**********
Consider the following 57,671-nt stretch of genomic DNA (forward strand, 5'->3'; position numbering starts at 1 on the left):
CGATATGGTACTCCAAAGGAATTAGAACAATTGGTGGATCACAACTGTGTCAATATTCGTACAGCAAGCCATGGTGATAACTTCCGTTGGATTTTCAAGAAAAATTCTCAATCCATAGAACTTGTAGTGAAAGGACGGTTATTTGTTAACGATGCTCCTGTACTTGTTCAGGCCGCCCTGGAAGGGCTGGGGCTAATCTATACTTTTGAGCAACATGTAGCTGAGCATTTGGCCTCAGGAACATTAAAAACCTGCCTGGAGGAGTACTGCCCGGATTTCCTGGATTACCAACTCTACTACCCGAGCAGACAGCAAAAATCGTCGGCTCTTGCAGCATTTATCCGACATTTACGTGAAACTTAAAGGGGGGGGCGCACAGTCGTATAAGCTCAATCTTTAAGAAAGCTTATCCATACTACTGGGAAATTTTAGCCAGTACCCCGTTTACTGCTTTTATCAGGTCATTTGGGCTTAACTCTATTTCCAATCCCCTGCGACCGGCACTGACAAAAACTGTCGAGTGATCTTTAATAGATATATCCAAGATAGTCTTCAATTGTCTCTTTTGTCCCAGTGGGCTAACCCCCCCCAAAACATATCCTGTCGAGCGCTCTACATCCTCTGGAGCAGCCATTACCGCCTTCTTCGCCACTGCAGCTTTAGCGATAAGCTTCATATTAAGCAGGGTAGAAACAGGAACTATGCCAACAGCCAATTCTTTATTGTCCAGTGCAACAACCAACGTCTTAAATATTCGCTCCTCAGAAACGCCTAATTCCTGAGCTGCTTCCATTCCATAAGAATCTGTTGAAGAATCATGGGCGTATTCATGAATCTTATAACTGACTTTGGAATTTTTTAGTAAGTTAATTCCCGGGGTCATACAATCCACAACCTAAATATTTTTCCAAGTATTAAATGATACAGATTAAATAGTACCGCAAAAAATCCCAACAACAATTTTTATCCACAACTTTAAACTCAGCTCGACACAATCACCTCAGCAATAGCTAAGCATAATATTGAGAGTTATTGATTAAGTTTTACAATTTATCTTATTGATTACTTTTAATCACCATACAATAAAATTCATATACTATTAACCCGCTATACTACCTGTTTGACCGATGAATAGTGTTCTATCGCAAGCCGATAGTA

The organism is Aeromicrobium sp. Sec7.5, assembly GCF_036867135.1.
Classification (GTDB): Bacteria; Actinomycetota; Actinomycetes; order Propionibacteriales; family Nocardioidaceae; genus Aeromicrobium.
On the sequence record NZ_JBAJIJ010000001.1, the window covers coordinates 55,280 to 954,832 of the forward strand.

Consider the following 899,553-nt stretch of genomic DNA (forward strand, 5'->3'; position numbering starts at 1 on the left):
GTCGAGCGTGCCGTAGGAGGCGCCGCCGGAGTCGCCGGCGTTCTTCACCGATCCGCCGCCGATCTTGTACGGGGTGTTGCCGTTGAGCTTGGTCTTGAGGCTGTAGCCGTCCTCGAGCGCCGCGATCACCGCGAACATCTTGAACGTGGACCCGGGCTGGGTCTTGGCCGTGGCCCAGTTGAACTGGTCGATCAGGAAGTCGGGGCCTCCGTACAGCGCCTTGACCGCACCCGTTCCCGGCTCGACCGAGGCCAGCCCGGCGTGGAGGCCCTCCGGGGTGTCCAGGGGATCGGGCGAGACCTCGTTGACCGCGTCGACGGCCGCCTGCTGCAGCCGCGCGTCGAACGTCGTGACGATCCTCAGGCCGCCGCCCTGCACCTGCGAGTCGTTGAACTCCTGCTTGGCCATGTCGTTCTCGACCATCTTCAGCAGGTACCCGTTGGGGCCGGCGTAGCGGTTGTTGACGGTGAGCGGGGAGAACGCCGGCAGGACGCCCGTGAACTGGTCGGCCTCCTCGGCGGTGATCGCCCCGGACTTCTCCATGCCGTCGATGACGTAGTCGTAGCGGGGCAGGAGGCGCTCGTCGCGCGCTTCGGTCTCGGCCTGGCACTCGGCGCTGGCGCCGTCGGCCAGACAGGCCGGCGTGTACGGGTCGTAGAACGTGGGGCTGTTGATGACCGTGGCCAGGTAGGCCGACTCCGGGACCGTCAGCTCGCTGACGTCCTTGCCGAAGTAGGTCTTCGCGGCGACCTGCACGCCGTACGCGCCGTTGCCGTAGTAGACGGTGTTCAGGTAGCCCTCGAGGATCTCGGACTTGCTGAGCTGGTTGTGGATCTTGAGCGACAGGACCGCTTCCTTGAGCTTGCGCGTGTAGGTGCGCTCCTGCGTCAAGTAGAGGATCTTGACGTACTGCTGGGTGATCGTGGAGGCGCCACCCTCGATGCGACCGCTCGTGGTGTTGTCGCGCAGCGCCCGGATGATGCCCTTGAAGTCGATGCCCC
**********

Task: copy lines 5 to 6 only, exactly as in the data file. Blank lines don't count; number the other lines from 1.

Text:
On the sequence record NZ_JBAJIJ010000001.1, the window covers coordinates 55,280 to 954,832 of the forward strand.

Consider the following 899,553-nt stretch of genomic DNA (forward strand, 5'->3'; position numbering starts at 1 on the left):